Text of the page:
Opinion: understanding male-female differences in behaviour is scientifically difficult and politically fraught, but these differences cannot be ignored
Mass shootings have become an all too frequent occurrence in the United States. The most recent shooting had one very unusual characteristic, in that the shooter was a woman. However, over 90 percent of mass killers are men and the proportion of male homicide offenders is nearly as large. Nearly 80 percent of the individuals committed to Irish prisons in the last 10 years are men and the gender ratio is even more extreme worldwide. About 95 percent of sexual assault offenders are men and the proportions of men among those found guilty of sexual harassment also extremely high.
Corporate corruption has been in the news recently. For instance, allegations of systematic cheating on diesel emission tests by Volkswagen rocked this once-admired company. One thing is striking when you review reports and news clips of Volkswagen, Enron, Lehman Brothers, Worldcom, AIG, Wells Fargo and scores of other corporations engaged in widespread fraud, cheating, and financial misbehaviour: there are very few women involved.
Numerous TV shows and movies portray police using sophisticated profiling techniques to catch criminals. There are significant controversies over whether such profiling works, but it is clear that if you were going to construct a profile for just about any type of criminal or anti-social behaviour, you would start with men. While many types of crime are thought to be a young man’s game, serious financial crimes are essentially often limited to older men, who have had the time to rise in the corporate ranks to a position where they can commit such misdemeanours.
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All of this leads to the question of why men are so much more likely than women to engage in a wide range of misbehaviours. Evolutionary psychologists have suggested that competition for resources in early human society led to the selection for and development of higher levels of aggressiveness in males, the so-called "male warrior" hypothesis.
Social psychologists and sociologists note that there are persistent male-female differences in self-control, and that these differences are at the root of a wide range of misbehaviours. They also note that differences in the ways male and female sex roles are defined often give women fewer opportunities to engage in criminal behaviours, arguing that women are more frequently kept at home as a result of different types and levels of family responsibilities (particularly when children are young) and are often more tightly supervised.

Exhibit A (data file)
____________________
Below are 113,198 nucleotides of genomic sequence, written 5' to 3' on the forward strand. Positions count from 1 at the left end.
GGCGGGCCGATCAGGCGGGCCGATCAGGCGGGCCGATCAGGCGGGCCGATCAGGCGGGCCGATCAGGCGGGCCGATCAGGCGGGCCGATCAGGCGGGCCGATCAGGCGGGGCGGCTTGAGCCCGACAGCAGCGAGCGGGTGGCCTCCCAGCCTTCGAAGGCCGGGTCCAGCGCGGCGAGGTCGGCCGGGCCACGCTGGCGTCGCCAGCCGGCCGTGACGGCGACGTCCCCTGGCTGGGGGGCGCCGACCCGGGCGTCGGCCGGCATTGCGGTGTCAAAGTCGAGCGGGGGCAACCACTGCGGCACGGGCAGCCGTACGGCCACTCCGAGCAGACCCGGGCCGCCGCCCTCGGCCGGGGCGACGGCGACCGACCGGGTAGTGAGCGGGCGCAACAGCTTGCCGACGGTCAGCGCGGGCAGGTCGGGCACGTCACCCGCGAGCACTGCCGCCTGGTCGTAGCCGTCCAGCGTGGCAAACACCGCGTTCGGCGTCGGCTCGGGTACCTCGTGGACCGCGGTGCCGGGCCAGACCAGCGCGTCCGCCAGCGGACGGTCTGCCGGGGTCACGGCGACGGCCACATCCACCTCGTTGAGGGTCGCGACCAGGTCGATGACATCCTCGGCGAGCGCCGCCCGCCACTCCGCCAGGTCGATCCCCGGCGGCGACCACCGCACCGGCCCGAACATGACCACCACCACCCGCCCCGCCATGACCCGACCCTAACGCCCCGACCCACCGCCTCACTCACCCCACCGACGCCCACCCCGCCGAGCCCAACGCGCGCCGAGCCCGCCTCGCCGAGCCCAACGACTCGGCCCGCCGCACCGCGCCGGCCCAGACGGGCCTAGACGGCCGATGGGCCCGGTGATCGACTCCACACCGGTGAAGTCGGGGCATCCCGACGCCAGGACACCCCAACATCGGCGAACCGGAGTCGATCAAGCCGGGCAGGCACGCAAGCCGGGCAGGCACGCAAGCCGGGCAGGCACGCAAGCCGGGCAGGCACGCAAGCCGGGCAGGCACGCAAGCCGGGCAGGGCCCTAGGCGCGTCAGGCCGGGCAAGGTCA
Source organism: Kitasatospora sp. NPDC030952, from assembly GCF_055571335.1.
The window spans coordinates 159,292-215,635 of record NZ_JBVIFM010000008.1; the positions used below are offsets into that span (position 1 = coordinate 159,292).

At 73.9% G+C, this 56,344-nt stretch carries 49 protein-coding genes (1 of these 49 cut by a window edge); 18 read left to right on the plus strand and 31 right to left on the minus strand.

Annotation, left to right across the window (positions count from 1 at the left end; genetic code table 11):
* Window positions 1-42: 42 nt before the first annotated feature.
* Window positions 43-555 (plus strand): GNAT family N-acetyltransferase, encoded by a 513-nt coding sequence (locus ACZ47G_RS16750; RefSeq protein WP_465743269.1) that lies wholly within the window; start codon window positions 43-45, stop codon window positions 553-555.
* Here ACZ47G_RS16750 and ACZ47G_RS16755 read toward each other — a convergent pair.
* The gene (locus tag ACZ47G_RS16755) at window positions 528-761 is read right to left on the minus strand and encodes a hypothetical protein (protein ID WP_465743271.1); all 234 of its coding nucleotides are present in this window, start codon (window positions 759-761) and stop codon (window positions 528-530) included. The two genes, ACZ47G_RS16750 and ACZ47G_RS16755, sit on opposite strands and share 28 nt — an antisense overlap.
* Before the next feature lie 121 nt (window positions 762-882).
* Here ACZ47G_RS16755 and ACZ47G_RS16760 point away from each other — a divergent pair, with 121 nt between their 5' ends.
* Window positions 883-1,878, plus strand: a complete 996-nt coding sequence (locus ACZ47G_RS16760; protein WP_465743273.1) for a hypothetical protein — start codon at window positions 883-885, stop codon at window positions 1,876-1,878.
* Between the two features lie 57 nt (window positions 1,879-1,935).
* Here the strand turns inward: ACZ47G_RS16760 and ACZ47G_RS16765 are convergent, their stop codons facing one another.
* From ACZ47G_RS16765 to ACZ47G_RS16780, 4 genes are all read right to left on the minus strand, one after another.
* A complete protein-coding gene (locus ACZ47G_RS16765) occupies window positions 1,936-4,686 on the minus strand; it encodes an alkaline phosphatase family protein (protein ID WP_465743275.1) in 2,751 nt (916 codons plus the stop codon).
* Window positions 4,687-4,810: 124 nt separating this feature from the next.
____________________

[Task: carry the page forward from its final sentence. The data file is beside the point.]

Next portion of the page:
Criminologists often point to differences in the way boys and girls are socialised towards dealing with risk, leading to higher levels of risk-seeking for men and higher levels of risk-avoidance for women. Studies of gender and corporate crime suggest that women are less likely to occupy the positions of power and influence that allow them opportunities to participate in large-scale corporate frauds, such as those reported at Volkswagen or Enron. Similarly, sexual harassment is often thought to be about power rather than sex, in the sense that it is a strategy used by many men to build and maintain power over women in the workplace.
Male-female differences in misbehaviour are a worldwide phenomenon and we are still far from an explanation that fully accounts for this
It seems clear that each of these perspectives offers a partial explanation for male-female differences in crime and other sorts of misbehaviour, but none offers a complete solution. The only thing we can say with real certainty is that local explanations are unlikely to work because of the near-universal pattern of male misbehaviour. Therefore, we are unlikely to explain male-female differences in a wide range of misbehaviours in terms of something that is particular to our own society (e.g., Irish child-rearing practices) or even something that is particular to a wider range of societies (e.g., the position of women relative to men in Western societies). Male-female differences in misbehaviour are a worldwide phenomenon and we are still far from an explanation of these differences that fully accounts for this.